How agile is your library?

Sometimes it’s good to return to an article/blog post/presentation and see how it stacks up after some time has passed. For example, I just found a print of this from a 2001 LJ:

Roy Tennant writes in April 2001 about building agile organizations and suggests three key factors to have a grip on: Communication, management and staffing.

Through my late 2005 lens, this resonates:

Good communication within the organization – both from above and below – is essential. Communication should not be stifled by overcontrolling management or by resentful staff. An agile organization offers many avenues of communication. Line staff must have ways to bring issues to management’s attention, and managers must promulgate decisions without delay to all staff.

Nothing harms the esprit de corps of an organization quicker, or with worse effect, than regularly hearing about an internal decision from an external source. Similarly, management should not have to discover front-line problems from customers.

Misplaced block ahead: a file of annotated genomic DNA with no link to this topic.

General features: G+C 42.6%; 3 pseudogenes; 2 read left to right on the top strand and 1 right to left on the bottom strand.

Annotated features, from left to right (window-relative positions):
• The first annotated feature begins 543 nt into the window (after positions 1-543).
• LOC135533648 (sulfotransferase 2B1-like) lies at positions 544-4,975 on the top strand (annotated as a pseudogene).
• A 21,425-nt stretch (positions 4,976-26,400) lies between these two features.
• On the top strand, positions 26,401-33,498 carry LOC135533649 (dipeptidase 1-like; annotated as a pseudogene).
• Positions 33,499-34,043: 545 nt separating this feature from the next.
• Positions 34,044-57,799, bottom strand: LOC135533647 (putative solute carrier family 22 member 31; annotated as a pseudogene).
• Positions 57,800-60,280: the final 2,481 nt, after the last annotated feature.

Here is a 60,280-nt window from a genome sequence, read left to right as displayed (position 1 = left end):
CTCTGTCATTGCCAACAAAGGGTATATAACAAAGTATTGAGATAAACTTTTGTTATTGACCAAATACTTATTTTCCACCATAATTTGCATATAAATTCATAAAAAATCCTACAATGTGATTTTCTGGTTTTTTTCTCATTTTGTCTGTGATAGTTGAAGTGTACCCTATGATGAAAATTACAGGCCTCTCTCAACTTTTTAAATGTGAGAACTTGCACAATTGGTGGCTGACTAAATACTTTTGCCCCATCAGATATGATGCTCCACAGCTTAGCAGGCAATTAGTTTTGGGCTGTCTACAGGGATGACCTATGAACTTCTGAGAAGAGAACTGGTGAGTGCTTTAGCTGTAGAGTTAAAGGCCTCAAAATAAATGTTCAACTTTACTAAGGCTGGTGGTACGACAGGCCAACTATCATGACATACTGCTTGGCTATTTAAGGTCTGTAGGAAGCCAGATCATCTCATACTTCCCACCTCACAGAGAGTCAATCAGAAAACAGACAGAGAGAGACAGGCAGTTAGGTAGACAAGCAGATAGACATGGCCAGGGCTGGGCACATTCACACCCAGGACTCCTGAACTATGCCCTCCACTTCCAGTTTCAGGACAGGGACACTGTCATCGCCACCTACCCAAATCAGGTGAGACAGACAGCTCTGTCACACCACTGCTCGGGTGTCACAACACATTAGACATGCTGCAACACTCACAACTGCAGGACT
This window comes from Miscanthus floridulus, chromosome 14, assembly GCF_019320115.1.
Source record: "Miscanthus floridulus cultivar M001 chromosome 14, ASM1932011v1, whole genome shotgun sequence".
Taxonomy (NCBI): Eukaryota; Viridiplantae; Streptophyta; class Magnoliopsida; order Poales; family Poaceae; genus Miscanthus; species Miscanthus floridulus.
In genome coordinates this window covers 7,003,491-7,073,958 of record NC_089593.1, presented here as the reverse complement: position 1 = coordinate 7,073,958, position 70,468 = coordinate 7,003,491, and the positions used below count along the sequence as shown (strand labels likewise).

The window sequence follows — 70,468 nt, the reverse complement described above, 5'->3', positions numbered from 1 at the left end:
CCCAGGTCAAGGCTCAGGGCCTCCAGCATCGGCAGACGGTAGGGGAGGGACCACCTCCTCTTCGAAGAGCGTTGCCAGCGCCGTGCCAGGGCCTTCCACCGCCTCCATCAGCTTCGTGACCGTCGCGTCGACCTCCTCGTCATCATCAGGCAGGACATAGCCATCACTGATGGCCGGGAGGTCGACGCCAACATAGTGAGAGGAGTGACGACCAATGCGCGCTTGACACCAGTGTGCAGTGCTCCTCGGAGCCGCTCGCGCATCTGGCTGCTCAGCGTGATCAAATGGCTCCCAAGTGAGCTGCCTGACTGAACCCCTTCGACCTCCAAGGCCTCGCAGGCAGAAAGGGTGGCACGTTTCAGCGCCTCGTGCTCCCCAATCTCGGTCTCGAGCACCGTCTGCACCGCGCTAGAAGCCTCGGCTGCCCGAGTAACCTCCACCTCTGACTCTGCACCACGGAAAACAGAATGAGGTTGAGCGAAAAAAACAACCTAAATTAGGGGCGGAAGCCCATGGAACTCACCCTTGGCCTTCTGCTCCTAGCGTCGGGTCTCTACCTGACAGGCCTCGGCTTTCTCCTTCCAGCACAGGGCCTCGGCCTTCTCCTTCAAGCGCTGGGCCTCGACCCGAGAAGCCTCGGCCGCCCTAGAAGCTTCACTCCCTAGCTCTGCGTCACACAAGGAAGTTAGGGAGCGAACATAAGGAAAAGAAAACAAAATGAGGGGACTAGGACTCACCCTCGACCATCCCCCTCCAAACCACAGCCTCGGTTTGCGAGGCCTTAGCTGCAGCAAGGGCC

Yes. Indeed. This is Cluetrain stuff as well. Businesses — and organizations like libraries — should be having internal conversations at all levels and with no roadblocks or barriers. How do you communicate in your library? I’m all about new tools, so yes an internal blog or wiki might work wonders. I’m also about the face to face. How effective are your meetings? Are they tangential, crowded affairs that seem to disentegrate?

Tennant writes: “Librarians are better consensus builders than leaders. That makes us inclusive, cooperative, and willing to build on the work of others. However, we don’t always rise to the occasion on an individual basis. In an attempt to include everyone in decision-making, we end up watering down the decision.”

Read Death by Meeting. Now. I’ll wait.

Finally, Tennant urges librarians to examine staffing issues, creatively as possible and to look at funding options for new endeavors. This is a good read. Give it a look through your ’05 glasses and let me know what you think.